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Arnold Arboretum

Flora of China

Stone Forest southern China

'Stone Forest' near Kunming, southern China

The Arnold Arboretum and Harvard University Herbaria serve as an important center for the Flora of China Project. The Flora of China Project is an international collaboration to produce the first complete, English-language record of the approximately 31,500 species of vascular plants occurring wild in China (all native and naturalized plants, plus economically important exotics, such as crops or plantation plants), amounting to about 12% of the world’s total plant diversity.

European botanists who first conducted botanical expeditions in China more than 200 years ago were fascinated by the diversity, usefulness, and beauty of Chinese plants. Understanding Chinese flora continues to be important; more than 1.3 billion people depend on China’s numerous species of food crops for survival, and several thousand species of plants are ornamental or important sources of medicine, oil, waxes, fibers, timber, aromatics, and other products. It is estimated that more than 5,000 species of plants are used regularly as sources of medicine in China. Because of extensive land use, deforestation, and destruction of natural habitats, more than 3,000 species of plants in China are either endangered or threatened with extinction.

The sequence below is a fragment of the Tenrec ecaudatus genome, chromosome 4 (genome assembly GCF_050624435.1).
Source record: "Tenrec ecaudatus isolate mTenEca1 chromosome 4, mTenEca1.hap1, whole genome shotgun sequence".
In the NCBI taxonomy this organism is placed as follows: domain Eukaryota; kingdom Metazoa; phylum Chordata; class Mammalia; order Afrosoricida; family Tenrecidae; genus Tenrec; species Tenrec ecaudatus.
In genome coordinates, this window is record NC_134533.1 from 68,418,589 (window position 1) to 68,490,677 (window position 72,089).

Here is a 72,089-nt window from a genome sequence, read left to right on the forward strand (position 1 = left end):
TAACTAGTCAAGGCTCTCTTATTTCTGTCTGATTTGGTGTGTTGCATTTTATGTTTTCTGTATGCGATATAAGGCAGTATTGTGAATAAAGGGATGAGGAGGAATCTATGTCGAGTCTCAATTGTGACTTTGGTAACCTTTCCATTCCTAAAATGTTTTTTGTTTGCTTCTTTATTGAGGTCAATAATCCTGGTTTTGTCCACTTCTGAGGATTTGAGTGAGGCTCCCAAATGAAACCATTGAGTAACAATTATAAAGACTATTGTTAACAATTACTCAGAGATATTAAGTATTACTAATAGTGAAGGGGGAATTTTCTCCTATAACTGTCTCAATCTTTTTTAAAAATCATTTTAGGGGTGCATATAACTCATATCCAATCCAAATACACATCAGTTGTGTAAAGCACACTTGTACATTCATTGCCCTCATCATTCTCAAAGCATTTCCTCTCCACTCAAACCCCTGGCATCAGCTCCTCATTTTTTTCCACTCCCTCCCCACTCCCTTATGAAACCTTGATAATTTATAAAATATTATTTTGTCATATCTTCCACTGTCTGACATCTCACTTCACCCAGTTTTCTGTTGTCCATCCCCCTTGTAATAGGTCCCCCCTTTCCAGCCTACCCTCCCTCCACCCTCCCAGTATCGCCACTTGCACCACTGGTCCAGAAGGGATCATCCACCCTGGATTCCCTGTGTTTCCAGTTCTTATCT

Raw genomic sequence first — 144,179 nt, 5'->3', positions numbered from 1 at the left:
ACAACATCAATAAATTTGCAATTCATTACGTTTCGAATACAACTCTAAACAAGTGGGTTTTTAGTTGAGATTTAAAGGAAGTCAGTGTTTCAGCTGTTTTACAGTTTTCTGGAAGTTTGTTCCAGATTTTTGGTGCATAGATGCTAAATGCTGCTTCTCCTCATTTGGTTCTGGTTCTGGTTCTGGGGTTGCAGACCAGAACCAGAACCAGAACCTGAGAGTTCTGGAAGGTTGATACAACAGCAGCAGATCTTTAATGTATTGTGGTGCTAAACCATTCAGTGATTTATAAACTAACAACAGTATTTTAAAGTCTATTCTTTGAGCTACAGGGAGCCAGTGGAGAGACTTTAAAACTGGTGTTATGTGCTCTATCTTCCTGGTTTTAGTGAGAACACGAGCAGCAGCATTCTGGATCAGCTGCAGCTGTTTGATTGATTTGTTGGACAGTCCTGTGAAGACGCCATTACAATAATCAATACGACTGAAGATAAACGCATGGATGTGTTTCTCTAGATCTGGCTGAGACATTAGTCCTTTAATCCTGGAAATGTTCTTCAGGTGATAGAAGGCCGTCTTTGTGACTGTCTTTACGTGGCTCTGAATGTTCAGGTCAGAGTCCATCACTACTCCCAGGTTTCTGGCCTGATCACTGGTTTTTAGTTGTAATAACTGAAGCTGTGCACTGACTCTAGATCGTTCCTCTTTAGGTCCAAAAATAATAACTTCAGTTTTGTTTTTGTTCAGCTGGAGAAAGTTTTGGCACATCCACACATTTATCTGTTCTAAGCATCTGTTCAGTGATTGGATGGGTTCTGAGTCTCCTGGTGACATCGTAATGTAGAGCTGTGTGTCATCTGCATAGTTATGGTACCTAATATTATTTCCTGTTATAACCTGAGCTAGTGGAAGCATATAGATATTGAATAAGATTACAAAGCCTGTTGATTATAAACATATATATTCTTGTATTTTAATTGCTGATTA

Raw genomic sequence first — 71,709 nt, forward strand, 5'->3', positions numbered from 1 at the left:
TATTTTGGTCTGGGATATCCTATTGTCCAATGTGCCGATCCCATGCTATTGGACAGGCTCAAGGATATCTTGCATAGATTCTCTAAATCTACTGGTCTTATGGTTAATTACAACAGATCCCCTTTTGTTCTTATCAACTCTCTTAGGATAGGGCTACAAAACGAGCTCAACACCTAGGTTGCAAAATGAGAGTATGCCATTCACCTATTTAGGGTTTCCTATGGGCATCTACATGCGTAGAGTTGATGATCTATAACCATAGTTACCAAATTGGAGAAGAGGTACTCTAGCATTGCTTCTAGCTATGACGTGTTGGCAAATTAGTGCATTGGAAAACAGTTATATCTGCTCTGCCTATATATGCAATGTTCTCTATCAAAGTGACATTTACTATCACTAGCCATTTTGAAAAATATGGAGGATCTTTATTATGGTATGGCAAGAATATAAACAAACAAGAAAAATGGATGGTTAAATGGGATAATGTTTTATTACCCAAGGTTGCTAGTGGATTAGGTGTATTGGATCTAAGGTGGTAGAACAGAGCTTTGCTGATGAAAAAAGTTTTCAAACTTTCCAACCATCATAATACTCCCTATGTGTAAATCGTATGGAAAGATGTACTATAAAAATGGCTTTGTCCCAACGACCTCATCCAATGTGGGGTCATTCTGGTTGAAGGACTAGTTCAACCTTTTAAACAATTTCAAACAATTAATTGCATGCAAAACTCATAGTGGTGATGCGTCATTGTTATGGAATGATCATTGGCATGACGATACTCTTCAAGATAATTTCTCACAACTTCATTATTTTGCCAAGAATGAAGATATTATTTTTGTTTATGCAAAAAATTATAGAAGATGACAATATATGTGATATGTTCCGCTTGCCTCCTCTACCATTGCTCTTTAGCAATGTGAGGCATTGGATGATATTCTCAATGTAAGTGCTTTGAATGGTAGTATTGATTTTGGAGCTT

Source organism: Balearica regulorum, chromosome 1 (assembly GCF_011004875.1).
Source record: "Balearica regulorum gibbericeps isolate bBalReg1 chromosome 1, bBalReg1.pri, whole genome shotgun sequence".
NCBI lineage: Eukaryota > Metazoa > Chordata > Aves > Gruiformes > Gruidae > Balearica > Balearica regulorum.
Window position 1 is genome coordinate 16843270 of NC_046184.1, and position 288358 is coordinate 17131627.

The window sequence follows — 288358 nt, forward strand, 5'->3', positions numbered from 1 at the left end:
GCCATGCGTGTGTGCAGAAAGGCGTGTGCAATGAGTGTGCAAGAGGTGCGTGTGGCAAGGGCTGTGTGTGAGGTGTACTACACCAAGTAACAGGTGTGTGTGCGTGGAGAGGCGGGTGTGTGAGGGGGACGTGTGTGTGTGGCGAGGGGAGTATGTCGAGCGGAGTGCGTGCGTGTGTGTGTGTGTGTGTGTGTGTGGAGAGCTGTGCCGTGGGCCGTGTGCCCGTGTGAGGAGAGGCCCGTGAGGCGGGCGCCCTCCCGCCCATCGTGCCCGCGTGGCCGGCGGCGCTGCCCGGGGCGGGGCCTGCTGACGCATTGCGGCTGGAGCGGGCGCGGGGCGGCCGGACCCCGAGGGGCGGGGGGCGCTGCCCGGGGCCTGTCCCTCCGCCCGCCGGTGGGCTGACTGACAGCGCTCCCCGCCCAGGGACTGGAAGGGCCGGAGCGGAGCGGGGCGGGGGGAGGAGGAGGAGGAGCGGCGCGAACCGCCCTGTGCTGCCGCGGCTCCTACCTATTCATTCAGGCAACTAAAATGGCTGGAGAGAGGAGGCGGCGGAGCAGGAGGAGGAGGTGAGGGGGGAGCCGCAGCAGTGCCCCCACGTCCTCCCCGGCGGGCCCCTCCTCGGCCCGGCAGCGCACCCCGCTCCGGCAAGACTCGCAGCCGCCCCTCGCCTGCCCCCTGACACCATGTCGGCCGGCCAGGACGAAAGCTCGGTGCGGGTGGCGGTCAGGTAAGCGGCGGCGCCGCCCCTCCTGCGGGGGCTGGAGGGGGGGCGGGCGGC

Comprising some 7,500 species of woody plants, the flora of China is the most diverse in the North Temperate Zone. China is the only country in the world that includes unbroken transitional zones connecting tropical, subtropical, temperate, and boreal forests. Some genera of vascular plants (e.g., Metasequoia, Ginkgo, Cercidiphyllum), which are known only as fossils in Europe and North America, have survived in China (Hu, 1980). Therefore, knowledge of the flora of China is essential for interpreting the fossil record and understanding the vegetational history of other continents, for adequate protection of plants and their sustainable use, and for understanding a significant fraction of the world’s plants (Boufford and Spongberg, 1983).

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